Example of profit and expenses for coaching businesses

In many successful businesses, growth is often gradual, starting from six figures and then climbing steadily upwards. 

For example, a business could start at $250,000, grow to $700,000, then $1.2 million, and eventually reach $3.3 million. This kind of growth is not typical, as it tends to be more common for businesses to experience ups and downs in revenue. After a great year of $3.3 million, it's possible that the next year could see a decrease of 10% or 9%. 

Although this is not a significant decrease, payroll costs tend to remain the same even when revenue goes down. In fact, some employees may be looking for a raise due to inflation or other factors. To account for this, a 4% raise could be applied across the board, resulting in a total payroll cost of $925,600, which is an increase of $35,000 from the previous year.

Example of payroll expenses for coaching businesses

When revenue is down, marketing expenses generally do not decrease, so an increase of $50,000 could be applied. Software expenses could also increase by less than 10%. Office supplies and miscellaneous expenses would remain the same, but education and training expenses could increase considerably, as this is often seen as a way to improve revenue. Additionally, as staff grows and matures, education expenses for employees may also increase.

Expenses have increased from $1.9 million to $2 million this year, while revenue has decreased by 9%. This means that expenses now account for 68% of revenue, compared to 57% last year, resulting in a profit margin of 32%. Although they will pay less in taxes, the speaker does not want to decrease their profit reserve, as expenses have increased to $170,000 per month. If they don't change anything, they will be down $275,000 this year, compared to a $17,000 surplus last year.

Example of how small changes can increase the payroll

This highlights the impact that seemingly small changes can have on a business, as a 9% decrease in revenue, 4% increase in payroll, and $130,000 increase in expenses has led to a $300,000 swing.

Example of increase in expenses

What can coaching businesses expect when hiring

Coaching businesses often underestimate the impact of hiring on their cash, so I created a tool to help them see the full picture. The gray lines are for input, and the white lines show the calculations. 

The example is a $1 million business with $750,000 in expenses, resulting in a 25% profit margin and $250,000 in profit. They plan to hire a salesperson at $60,000 annually, but they need to consider additional expenses like health insurance, software, and retreat costs. Total cost to hire will be $78,000 annually. After expenses, profit drops from $250,000 to $172,000, decreasing the margin to 17%, below the desired 20%. I advise waiting until the margin is above 20% to avoid lowering it further.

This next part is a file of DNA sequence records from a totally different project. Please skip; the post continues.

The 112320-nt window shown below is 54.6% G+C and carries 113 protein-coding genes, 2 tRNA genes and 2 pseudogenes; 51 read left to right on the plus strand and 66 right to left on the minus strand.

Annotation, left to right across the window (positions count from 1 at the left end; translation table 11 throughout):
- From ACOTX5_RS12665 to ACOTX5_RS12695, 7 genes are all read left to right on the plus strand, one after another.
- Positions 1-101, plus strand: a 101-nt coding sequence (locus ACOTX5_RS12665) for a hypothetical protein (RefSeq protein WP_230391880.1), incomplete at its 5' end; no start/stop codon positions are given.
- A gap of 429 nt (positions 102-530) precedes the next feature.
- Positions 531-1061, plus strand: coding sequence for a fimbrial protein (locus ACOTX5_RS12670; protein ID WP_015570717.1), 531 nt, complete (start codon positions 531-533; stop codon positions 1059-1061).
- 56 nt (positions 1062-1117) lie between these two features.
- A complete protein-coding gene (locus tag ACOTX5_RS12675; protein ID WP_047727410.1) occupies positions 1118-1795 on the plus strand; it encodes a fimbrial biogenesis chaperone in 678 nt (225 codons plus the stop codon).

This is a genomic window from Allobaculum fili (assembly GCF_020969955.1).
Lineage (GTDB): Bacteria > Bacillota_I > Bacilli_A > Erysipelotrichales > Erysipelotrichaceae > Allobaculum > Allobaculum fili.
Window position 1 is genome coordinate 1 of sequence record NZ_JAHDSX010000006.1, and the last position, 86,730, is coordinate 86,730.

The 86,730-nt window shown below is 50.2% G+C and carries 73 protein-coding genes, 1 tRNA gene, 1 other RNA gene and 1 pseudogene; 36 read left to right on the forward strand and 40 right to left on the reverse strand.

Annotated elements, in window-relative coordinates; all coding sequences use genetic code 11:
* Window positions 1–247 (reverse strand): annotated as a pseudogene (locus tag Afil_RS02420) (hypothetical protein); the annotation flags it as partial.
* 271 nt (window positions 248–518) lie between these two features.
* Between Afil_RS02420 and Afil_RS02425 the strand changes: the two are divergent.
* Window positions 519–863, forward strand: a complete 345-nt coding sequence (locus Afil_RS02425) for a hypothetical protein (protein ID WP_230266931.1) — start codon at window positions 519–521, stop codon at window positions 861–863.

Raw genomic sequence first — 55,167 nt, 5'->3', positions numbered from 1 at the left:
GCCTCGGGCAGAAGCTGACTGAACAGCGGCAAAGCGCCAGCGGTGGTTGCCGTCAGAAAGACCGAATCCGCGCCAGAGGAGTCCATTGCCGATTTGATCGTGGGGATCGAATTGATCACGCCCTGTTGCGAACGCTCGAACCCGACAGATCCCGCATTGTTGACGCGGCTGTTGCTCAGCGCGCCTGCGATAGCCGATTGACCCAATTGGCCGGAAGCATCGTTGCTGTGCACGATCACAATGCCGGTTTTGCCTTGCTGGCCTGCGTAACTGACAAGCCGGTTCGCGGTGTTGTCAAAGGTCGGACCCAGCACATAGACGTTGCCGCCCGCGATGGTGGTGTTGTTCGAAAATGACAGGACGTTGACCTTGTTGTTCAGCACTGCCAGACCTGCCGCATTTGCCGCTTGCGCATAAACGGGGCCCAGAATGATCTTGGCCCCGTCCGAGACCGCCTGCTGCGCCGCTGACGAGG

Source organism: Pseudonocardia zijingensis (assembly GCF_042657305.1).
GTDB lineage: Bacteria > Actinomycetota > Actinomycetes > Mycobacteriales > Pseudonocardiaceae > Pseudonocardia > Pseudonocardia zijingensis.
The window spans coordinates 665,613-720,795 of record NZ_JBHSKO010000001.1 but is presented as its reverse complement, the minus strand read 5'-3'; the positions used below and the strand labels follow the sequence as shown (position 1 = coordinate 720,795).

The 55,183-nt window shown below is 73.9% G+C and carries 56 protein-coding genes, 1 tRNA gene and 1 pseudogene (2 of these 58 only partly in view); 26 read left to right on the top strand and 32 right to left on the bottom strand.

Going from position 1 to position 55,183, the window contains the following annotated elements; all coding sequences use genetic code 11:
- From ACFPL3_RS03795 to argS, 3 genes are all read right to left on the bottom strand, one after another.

Clients want to add a salesperson who can generate $200,000 in annual revenue. This should be factored into setting key performance indicators (KPIs). However, immediate expenses of $6,500 per month are added, assuming costs are spread over 12 months. Typically, there is a 90-day probationary period before a new salesperson starts generating expected results. During this period, costs may increase to $20,000. The spreadsheet can help project sales and revenue over time. The client can decide what these projections will be.

After six months, the increased profit is only $18,000 - $19,000 if we hire someone who is expected to bring in $200,000 in revenue. This means it takes a significant amount of time to see the return on investment.

Example of how can coaches keep track of expenses when hiring staff

The numbers can be changed to speed up the process, but it's important to be aware of the impact. The tool can also be used to see what happens if an employee is let go and how it affects profits. This tool is useful for predicting the outcomes of hiring decisions.

Key takeaways from this presentation

Coaching businesses invest in employees for their unique skills and the human element they bring to the business, but managing them requires careful attention and a significant investment. 

Financial analysis is crucial for determining profitability and staffing costs, including headcount expenses and other associated costs. By understanding the true cost of employees and their roles, businesses can better manage them and quantify their value. 

It's essential to plan for potential ups and downs in revenue and account for potential raises, inflation, and increased training costs. By doing so, coaching businesses can achieve profitability and grow their reserves, enabling them to manage their employees effectively and deliver their products successfully.